Ghosts of Havana

3 Mins read

ghosts-of-havana, Todd MossWritten by Todd Moss — The long tail of the failed American invasion of Cuba at the Bay of Pigs swings around to sting a married couple in this present-day political thriller – third in a series by former US State Department diplomat Todd Moss.

With his insider’s background, Moss believably portrays the interdepartmental rivalries inside the Washington Beltway, where high-stakes diplomacy faces off against the less, shall we say, conventional means of asserting American interests deployed by the rival Central Intelligence Agency (CIA).

The protagonist is former Amherst College professor Judd Ryker. He has developed a political theory suggesting that, in times of a country’s destabilisation – whether because of natural calamity or military coup or political upheaval – quick US intervention can help mold the new status quo to fit American interests. He’s been brought into the State Department to create a one-man Crisis Reaction Unit. In other words, he must put his theory to the test. This set-up assures you’ll have a fast-paced story.

Not surprisingly, the State Department’s career diplomats are not interested in this outsider’s theories and do all they can, by foot-dragging and outright sabotage, to ensure he fails.

Judd’s wife Jessica has what he has been led to believe is a post working on international relief. As this book opens, she has just revealed that she works for the CIA. In fact, she heads the agency’s super-secret Purple Cell. Purple operates with total independence, outside normal reporting channels, and is available for various tricky problem-solving tasks around the world.

Now that Jessica’s responsibilities are out in the open, the couple have agreed on three fundamentals going forward: they will assist each other whenever possible; they will avoid working on the same problem whenever they can; and they will admit to each other when a situation arises that they cannot follow through with assist or avoid. Relevant to all three of these is a commitment to always tell each other the truth, even though at times they may need to keep their employers’ secrets. Like so many principles, articulating them turns out to be easier than living them.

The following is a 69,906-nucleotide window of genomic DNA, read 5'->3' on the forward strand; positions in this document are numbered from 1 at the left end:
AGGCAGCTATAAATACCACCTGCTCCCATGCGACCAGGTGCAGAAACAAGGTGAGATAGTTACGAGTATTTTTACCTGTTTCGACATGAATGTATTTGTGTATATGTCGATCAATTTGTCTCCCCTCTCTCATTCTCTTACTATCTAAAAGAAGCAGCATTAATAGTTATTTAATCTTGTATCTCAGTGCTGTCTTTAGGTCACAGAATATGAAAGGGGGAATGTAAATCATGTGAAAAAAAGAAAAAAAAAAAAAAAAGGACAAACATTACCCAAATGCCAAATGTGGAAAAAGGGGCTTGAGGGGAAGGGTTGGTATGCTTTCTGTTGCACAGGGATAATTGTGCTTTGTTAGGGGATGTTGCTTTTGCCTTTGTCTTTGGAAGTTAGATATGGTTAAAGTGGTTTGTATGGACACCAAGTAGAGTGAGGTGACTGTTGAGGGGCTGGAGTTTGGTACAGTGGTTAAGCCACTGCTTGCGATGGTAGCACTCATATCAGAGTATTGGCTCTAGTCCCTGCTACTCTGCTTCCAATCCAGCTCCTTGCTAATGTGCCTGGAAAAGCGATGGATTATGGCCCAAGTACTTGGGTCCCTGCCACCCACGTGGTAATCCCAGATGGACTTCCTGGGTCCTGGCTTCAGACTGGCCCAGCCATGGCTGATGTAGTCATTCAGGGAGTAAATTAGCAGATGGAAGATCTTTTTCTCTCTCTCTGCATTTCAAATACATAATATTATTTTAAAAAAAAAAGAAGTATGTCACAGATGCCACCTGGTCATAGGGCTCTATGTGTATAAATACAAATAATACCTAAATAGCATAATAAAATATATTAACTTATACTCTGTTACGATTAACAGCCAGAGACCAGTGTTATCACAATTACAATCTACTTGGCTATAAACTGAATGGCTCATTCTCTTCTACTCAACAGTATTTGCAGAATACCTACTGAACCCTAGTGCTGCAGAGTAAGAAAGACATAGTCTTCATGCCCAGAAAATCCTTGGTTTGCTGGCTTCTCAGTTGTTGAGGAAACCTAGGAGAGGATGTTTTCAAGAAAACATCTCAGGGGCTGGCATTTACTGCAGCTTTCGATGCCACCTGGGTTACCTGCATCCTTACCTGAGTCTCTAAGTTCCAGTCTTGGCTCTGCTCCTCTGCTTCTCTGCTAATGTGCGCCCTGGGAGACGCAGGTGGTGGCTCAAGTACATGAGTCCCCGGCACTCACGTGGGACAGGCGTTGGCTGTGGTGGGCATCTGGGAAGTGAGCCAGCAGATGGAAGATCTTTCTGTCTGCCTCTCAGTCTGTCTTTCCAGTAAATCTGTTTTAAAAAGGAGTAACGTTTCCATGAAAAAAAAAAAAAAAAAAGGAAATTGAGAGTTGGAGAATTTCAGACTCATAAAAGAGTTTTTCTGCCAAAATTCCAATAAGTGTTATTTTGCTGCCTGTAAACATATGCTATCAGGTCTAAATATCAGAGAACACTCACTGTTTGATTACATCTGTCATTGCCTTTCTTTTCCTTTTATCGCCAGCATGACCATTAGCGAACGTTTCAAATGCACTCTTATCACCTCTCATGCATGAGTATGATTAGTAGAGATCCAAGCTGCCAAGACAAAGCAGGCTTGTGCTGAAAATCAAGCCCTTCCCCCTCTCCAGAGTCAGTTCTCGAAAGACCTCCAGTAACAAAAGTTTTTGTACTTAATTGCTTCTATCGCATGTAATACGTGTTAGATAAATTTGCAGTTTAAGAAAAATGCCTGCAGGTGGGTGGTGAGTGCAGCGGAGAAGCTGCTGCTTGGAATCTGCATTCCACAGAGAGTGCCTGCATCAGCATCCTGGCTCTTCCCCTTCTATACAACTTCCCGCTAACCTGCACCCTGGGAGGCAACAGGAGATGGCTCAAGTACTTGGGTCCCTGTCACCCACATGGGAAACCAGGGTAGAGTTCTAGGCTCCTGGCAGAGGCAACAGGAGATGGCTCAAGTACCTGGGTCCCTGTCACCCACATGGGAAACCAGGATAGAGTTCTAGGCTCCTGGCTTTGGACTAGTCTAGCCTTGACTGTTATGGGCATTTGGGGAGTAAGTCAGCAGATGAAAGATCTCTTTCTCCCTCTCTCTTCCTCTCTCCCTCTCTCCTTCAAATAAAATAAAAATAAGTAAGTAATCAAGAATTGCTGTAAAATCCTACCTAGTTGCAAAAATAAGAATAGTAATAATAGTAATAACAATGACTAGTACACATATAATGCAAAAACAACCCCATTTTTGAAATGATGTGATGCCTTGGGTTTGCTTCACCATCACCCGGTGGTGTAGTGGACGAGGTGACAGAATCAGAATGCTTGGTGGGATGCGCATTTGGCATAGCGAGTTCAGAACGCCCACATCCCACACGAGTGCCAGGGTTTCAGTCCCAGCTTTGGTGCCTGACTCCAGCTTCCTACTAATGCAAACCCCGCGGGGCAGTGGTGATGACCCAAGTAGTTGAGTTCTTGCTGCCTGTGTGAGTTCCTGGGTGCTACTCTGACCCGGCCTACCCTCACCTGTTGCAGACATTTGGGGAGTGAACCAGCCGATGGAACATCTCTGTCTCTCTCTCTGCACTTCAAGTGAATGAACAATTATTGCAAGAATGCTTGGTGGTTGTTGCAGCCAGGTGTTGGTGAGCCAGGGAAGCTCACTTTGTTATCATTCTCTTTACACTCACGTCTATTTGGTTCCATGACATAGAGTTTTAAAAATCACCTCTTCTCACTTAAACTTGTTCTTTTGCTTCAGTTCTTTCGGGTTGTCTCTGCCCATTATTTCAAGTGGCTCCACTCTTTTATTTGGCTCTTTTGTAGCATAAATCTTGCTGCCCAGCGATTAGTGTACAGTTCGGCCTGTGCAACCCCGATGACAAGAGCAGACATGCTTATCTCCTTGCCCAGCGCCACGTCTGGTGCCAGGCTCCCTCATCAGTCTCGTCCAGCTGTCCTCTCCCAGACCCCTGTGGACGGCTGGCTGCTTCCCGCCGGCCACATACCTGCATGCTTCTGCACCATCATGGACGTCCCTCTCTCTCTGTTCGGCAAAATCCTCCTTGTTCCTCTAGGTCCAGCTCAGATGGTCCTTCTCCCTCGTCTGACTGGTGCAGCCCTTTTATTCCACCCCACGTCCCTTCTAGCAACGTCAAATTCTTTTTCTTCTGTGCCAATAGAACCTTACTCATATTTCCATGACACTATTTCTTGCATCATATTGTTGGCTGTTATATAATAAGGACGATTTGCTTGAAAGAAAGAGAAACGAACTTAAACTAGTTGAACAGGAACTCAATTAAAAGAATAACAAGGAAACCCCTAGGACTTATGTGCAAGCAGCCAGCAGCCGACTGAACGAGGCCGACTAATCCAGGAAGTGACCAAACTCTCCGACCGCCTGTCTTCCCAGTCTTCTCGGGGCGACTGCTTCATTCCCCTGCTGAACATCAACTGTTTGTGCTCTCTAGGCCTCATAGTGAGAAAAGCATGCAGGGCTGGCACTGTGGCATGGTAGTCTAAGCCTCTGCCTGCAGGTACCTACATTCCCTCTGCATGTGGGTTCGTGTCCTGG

Within three days, Jessica counts up at least eight lies she’s told Judd already. Yet, at the same time, he’s reassuring her that he’s in his State Department office, when he’s actually headed to Gauntánamo Bay Naval Base to meet with the shadowy director of Cuban intelligence.

Cuba’s top leaders are elderly. Sick too. There’s every reason to believe that a moment of disruption – of the kind Judd believes is ripe for positive intervention – is imminent. His State Department boss shares this assessment and asks Judd to make sure the pieces are in place. A trip to Cuba is the first step, though the stated reason for the meeting is to extricate four Americans caught on a fishing boat in Cuban waters.

They say they were hunting bonefish, so it’s lucky they dumped overboard their two M-16s, the AR-15, and several pistols before the Cuban navy seized the boat. The situation is further muddied when the Rykers learn two of the detainees are descendants of Bay of Pigs participants. While it isn’t clear what they were up to, US politicians waste no time in grandstanding about the Cuban action.

Throughout, Moss does a great job in showing the discrepancy between the way events are played for the public and the reality of the situation as Judd and Jessica perceive it. It’s enough to make you look at the nightly news with an even more skeptical eye!

Jessica’s efforts to probe the background and motives of the detainees bring her in contact with some pretty dicey characters. Thankfully, the woman has massive skills. She is fearless and a lot of fun to read.

Short chapters and multiple points-of-view keep this plot moving over the novel’s five-day period, and its multiple locales in Washington, DC, Florida, and Cuba, with a brief interlude in Angola. All of these places and bureaucratic and beach subcultures are effectively described, with a sharp, up-to-the-minute feel in terms of crazy politics, self-serving politicos, and mainstream diplomatic strategists trying to keep the lid on.

We’ve also reviewed Minute Zero, from the same series.

GP Putnam’s Sons

CFL Rating: 4 Stars

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